Artist and designer Mik Gaspay left the steady 9 to 5 twice in his career and has learned a thing or two about being bold and going for what you want. On today’s episode of Making Ways podcast Mik shares his journey, discussing his move to Palo Alto from the Philippines at age 9, his work at Colorforms toys, what life was like as a grad student at art school while also working full time there in IT, and the moment the band Built to Spill helped light the spark to his pursuit of an independent career. Mik also offers practical advice for those seeking to break away from their day jobs and how to navigate the highs and lows of the freelance hustle.
Mik Gaspay gleans stories from material culture. By transforming mundane, mass-produced objects out of their everyday environments, Gaspay’s work uncovers capitalism’s effects on migration and assimilation, class and identity. Having migrated to the US from the Philippines as a child, his work distills historical, personal, and corporate narratives into a theatrical laboratory of objects that exist as emblems of social or personal identity. He reinterprets and recontextualizes the form of found objects to suss out questions of meaning, status, and value. His divergent strategies of artistic production reflect the abundant products and conduits that actively shape our individuality and our shared experiences. Weaving together invention and documentation, Gaspay’s work revises the familiar to express playful queries about the messages embedded within the things that in part identify us.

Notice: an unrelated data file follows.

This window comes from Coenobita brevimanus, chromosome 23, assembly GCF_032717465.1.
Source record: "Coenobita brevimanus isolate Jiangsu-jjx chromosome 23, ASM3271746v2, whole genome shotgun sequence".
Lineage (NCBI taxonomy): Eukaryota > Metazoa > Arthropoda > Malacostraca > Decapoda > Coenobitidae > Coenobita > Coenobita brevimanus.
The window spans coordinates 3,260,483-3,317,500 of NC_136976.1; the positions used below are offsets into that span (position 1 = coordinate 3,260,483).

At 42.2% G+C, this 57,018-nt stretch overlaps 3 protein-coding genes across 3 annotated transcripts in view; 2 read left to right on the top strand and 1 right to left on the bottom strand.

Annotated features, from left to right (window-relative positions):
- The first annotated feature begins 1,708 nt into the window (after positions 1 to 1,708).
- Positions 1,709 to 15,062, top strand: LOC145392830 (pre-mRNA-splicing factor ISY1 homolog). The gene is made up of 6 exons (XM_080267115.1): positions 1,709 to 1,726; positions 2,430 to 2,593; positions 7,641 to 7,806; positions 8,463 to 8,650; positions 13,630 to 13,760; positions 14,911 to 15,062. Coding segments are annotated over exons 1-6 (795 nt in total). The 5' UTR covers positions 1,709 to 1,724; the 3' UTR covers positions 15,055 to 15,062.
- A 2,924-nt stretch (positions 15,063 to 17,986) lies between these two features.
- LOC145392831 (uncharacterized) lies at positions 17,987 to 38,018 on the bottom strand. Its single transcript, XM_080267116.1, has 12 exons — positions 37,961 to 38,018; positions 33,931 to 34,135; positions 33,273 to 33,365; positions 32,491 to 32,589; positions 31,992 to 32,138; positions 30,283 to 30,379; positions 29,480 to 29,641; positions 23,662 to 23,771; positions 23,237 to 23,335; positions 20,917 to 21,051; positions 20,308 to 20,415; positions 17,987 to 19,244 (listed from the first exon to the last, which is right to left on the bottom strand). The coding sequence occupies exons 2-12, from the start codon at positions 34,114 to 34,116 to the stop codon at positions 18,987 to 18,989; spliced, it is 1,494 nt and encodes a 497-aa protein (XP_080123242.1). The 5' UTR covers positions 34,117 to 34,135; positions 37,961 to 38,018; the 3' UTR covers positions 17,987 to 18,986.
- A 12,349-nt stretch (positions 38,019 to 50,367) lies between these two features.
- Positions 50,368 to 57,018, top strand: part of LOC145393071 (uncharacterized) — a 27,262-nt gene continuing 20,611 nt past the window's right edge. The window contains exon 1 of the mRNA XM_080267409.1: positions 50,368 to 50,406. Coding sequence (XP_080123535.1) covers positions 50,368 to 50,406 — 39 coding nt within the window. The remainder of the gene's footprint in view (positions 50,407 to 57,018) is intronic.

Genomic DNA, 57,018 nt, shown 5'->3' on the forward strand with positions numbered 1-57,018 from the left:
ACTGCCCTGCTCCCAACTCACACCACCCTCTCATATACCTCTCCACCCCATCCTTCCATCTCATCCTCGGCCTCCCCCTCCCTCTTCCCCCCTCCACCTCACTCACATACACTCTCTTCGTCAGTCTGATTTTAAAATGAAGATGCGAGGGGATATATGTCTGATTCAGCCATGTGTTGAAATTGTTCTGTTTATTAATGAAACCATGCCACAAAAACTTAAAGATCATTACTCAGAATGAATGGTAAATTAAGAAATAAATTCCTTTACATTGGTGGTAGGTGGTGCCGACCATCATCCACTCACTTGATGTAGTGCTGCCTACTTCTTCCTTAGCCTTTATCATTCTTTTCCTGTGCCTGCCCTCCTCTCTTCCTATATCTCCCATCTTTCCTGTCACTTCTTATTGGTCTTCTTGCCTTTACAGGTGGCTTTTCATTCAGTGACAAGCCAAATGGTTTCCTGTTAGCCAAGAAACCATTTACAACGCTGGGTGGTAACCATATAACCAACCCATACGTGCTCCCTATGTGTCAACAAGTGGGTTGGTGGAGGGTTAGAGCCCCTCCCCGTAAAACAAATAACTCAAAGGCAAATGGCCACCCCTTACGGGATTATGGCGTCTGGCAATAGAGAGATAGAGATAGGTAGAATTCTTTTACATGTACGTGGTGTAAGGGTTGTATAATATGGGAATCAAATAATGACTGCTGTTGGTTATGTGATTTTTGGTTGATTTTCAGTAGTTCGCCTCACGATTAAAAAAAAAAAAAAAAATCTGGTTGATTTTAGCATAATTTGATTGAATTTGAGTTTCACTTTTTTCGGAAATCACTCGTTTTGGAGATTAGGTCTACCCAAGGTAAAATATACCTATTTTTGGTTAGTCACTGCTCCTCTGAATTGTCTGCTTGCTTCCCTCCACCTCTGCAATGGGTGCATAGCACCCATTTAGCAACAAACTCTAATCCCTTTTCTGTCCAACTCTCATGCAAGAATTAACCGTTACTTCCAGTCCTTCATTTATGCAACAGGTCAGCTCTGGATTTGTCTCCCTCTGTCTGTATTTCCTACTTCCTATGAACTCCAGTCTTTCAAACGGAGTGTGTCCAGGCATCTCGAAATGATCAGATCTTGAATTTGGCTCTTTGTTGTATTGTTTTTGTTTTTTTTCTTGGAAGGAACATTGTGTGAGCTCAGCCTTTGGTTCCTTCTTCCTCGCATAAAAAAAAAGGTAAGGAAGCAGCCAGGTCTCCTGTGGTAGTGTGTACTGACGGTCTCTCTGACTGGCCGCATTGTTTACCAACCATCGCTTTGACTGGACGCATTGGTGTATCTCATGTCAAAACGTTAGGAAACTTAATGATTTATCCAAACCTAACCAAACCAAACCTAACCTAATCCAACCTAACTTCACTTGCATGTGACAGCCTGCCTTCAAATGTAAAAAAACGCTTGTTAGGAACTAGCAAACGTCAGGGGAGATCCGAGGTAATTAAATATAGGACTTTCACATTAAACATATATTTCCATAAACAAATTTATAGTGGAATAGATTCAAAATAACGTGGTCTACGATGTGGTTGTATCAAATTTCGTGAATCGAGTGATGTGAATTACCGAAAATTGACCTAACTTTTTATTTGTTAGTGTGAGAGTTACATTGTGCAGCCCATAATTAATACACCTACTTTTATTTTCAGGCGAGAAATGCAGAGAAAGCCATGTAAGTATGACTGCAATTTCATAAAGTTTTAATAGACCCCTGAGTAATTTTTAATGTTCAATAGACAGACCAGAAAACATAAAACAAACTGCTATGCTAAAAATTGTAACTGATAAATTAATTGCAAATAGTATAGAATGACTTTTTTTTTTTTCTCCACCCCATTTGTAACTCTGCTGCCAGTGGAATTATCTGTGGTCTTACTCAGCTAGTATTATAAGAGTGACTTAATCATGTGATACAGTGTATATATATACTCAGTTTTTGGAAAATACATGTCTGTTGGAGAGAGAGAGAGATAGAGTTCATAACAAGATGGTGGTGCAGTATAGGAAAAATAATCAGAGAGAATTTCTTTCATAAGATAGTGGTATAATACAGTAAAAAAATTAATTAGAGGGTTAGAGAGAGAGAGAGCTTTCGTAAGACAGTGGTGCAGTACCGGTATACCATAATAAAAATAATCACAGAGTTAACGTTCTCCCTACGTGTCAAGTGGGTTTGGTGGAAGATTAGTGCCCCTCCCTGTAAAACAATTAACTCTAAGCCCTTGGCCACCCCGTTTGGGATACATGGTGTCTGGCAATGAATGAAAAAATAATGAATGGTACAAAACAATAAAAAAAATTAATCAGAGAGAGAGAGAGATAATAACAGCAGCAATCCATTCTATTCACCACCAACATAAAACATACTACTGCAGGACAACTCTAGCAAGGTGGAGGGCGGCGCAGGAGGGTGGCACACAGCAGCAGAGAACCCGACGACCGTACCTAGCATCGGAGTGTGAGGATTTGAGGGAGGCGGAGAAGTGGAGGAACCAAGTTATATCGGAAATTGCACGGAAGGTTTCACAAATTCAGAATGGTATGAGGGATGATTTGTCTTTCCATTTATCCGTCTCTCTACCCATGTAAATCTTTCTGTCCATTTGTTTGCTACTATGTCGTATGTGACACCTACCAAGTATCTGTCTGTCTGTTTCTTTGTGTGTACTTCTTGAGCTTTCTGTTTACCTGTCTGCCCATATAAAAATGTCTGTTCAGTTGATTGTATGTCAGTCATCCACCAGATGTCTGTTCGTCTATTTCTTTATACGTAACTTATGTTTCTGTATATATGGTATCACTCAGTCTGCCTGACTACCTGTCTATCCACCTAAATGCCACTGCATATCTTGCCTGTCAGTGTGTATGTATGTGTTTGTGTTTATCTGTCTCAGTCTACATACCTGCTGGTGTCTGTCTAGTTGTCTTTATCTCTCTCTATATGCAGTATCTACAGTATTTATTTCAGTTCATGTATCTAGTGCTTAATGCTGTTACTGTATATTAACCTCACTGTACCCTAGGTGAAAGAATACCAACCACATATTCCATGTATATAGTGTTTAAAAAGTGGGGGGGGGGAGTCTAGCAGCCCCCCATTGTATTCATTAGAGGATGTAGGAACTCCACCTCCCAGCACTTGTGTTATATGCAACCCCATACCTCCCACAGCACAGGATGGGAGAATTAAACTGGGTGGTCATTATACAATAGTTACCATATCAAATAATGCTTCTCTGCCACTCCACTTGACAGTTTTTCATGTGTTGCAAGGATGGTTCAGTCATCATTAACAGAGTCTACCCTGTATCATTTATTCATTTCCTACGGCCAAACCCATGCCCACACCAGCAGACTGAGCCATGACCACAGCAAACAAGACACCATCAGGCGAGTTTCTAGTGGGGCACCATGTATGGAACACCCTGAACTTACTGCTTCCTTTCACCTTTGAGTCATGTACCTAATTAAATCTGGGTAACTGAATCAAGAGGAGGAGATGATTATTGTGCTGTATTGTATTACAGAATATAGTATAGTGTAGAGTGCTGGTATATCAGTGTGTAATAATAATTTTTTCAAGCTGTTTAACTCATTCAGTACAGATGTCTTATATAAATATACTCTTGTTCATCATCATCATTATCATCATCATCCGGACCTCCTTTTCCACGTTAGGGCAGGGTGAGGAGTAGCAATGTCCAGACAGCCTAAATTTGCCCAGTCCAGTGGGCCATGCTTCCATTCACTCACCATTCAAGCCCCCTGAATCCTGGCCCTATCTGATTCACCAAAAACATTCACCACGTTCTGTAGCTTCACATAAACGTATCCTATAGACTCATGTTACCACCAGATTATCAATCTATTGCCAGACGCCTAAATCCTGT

Mik Gaspay (b. 1976 in Quezon City, Philippines) lives and works in San Francisco.
Gaspay received his MFA from California College of the Arts in 2011. Gaspay has had a solo exhibition at Alter Space Gallery in San Francisco. He has also participated in various group shows in museums and spaces including the Asian Art Museum in San Francisco, Art Gallery at the University of Hawaii in Hilo, WhiteBox Gallery in New York. Gaspay was awarded a commission by the Chinese Culture Center in San Francisco for a permanent public art installation in San Francisco Chinatown’s Portsmouth Square Bridge.